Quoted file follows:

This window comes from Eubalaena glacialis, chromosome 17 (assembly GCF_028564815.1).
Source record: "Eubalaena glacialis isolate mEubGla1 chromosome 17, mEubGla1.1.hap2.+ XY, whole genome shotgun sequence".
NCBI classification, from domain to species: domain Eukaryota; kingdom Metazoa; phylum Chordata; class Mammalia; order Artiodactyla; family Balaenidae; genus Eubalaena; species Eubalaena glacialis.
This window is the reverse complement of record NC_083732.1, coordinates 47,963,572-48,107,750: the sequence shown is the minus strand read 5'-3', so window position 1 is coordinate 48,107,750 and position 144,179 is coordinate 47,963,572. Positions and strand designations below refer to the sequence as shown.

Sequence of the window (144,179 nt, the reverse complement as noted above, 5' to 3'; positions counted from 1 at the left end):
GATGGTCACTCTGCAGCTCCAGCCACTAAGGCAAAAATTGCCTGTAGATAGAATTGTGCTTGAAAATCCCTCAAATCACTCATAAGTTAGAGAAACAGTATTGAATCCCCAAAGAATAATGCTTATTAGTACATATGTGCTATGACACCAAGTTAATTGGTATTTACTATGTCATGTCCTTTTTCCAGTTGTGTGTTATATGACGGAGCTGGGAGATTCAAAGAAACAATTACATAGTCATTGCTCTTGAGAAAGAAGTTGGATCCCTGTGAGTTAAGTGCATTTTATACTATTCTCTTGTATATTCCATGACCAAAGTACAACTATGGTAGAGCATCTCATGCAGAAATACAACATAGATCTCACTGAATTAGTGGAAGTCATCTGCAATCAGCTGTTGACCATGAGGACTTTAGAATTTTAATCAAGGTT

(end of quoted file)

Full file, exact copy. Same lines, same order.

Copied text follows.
This window comes from Eubalaena glacialis, chromosome 17 (assembly GCF_028564815.1).
Source record: "Eubalaena glacialis isolate mEubGla1 chromosome 17, mEubGla1.1.hap2.+ XY, whole genome shotgun sequence".
NCBI classification, from domain to species: domain Eukaryota; kingdom Metazoa; phylum Chordata; class Mammalia; order Artiodactyla; family Balaenidae; genus Eubalaena; species Eubalaena glacialis.
This window is the reverse complement of record NC_083732.1, coordinates 47,963,572-48,107,750: the sequence shown is the minus strand read 5'-3', so window position 1 is coordinate 48,107,750 and position 144,179 is coordinate 47,963,572. Positions and strand designations below refer to the sequence as shown.

Sequence of the window (144,179 nt, the reverse complement as noted above, 5' to 3'; positions counted from 1 at the left end):
GATGGTCACTCTGCAGCTCCAGCCACTAAGGCAAAAATTGCCTGTAGATAGAATTGTGCTTGAAAATCCCTCAAATCACTCATAAGTTAGAGAAACAGTATTGAATCCCCAAAGAATAATGCTTATTAGTACATATGTGCTATGACACCAAGTTAATTGGTATTTACTATGTCATGTCCTTTTTCCAGTTGTGTGTTATATGACGGAGCTGGGAGATTCAAAGAAACAATTACATAGTCATTGCTCTTGAGAAAGAAGTTGGATCCCTGTGAGTTAAGTGCATTTTATACTATTCTCTTGTATATTCCATGACCAAAGTACAACTATGGTAGAGCATCTCATGCAGAAATACAACATAGATCTCACTGAATTAGTGGAAGTCATCTGCAATCAGCTGTTGACCATGAGGACTTTAGAATTTTAATCAAGGTT